Again Superman flies to Lori to confront her. But before either can speak, a thunderous roar fills the air. Using his telescopic vision, Superman sees that the State Dam has burst. "Wait Superman! I can be of some help, screams Lori. Grabbing her wheel chair, Superman lifts Lori into the air and speeds to the dam site. Above the water, Lori leaps out of the chair, diving into the water. "Just as I suspected," thinks Superman. "Lori is a mermaid!"
The two work heroically saving life and property, then shoring up the dam to stop the raging waters. Returning to her trailer, Lori explains to Superman that she is from the sunken island known as Atlantis. Originally, Atlanteans were human and constructed a huge dome to protect themselves from the sea. But scientists found a way to convert the race to mer-people who could live in the open oceans, but to remain in perfect health, they needed to be immersed in sea water for at least ten hours a day. They were also able to master the art of telepathy.
Once every hundred years, an Atlantean is chosen by his people to visit the surface world to learn of the surface people's progress during the preceding century. Lori had been chosen for that task, but now must return to her people. "And," recalls Clark Kent years later, "soon, under the sea, we kissed - and there never was, or ever will be, such a strange kiss again - the farewell kiss between a Superman and a mermaid!"
Lois interrupts Clark's thoughts. "Clark, you were staring at me in the strangest way. Whatever were you thinking?" "I was thinking of a friend of mine and why he never married," says Kent thoughtfully. Of course, that makes Lois think of Superman. "I suppose he'll never ask me to marry him because it would mean giving up his Superman career. I guess he'd never do that for a woman." How wrong, Lois. How wrong.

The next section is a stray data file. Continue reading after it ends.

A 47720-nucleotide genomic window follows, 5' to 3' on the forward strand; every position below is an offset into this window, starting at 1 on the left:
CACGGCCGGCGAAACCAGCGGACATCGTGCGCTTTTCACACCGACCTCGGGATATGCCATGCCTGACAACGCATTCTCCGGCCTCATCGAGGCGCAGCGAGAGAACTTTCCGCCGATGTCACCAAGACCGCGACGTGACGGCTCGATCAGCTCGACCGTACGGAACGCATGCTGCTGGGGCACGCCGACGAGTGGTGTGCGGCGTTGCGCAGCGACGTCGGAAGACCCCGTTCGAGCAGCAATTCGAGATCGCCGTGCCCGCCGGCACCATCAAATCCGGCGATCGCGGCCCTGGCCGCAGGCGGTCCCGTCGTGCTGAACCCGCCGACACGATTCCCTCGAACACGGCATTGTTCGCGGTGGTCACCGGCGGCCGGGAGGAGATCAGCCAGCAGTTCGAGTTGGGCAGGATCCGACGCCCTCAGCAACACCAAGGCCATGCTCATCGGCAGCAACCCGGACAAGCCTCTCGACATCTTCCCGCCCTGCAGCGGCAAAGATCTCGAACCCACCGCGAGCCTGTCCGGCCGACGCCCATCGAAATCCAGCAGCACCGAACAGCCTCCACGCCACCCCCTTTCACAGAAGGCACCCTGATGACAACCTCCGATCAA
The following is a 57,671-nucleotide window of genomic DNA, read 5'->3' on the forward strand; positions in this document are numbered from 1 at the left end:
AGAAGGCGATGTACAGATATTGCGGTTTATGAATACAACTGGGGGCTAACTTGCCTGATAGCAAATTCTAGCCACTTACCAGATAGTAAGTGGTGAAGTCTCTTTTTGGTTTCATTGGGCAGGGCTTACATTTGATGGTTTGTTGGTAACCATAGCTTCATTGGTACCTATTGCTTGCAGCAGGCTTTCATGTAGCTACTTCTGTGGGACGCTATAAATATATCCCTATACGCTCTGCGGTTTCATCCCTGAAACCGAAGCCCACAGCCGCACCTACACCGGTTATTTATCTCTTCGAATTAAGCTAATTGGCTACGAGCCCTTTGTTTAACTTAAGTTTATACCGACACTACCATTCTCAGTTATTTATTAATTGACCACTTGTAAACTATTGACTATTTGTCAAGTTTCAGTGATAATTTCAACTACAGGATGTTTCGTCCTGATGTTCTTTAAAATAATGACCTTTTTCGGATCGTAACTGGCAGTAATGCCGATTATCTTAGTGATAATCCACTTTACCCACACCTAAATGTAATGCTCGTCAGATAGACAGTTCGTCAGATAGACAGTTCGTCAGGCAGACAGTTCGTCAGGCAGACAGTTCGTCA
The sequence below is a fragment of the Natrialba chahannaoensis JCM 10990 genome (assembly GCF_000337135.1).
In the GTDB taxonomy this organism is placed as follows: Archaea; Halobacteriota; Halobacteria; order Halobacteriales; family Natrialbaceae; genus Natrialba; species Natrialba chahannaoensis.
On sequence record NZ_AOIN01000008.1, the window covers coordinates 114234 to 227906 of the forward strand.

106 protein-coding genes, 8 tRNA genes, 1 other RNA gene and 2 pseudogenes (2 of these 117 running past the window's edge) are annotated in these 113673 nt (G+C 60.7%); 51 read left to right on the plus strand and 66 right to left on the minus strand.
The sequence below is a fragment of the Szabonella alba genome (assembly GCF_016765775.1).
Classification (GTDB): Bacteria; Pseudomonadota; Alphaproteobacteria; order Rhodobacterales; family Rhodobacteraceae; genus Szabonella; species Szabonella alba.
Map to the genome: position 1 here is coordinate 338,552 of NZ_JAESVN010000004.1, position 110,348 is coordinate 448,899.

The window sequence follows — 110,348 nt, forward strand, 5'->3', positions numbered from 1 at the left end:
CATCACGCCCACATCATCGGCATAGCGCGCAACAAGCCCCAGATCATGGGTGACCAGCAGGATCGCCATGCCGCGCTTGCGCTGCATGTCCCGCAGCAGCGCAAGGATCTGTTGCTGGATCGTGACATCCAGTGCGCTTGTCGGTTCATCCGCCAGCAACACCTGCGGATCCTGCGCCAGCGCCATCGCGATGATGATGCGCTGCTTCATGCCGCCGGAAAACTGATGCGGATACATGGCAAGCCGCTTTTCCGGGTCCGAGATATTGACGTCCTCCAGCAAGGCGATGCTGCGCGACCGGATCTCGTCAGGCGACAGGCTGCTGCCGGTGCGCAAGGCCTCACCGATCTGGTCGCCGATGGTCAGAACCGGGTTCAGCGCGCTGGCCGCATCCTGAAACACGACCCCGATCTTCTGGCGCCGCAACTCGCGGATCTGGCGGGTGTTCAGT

Story - 4: One of the many recurring themes in Superman stories has been the shear number of characters whose names begin with the initials "L.L." This story introduces Lori Lemaris, and adds her to the list of such notables as Lex Luthor, Lois Lane, Lucy Lane, Lana Lang, Linda Lee, Lita Laverne, Lester Link, and soon to be followed by Lyla Lerrol and Lydia Long. The story, while definitely more in the romance genre than adventure, paints a very different picture of Clark Kent's emotional life. Where he is unwilling to allow himself to love Lois Lane completely, this story shows us that he was able to feel free enough to love at one point in his life. It also shows that even Superman is not invulnerable to the pain love can provide.
Art - 4: This story was another very solid effort by Wayne Boring and Stan Kaye. Perhaps most apparent in this story was the "stretch" Boring made by moving away from the more routine adventure art, and emphasizing the brooding, frantic love of Clark Kent. It provided a whole new dimension to the Clark Kent persona.
Cover Art - 3: Superman #129, like many of the issues of Superman from this time period, contained three stories. The cover to this issue illustrated the first story of the issue, The Ghost of Lois Lane. The art was by Curt Swan and Stan Kaye, early in his run of nearly 70 consecutive covers for Superman (which began with Superman #123). The art was certainly adequate, depicting Superman recoilling from an apparition of Lois, which Jimmy and Perry could not see. However, the cover was nothing special, and contained a rather gharish color scheme which, to my mind, detracted from the whole image.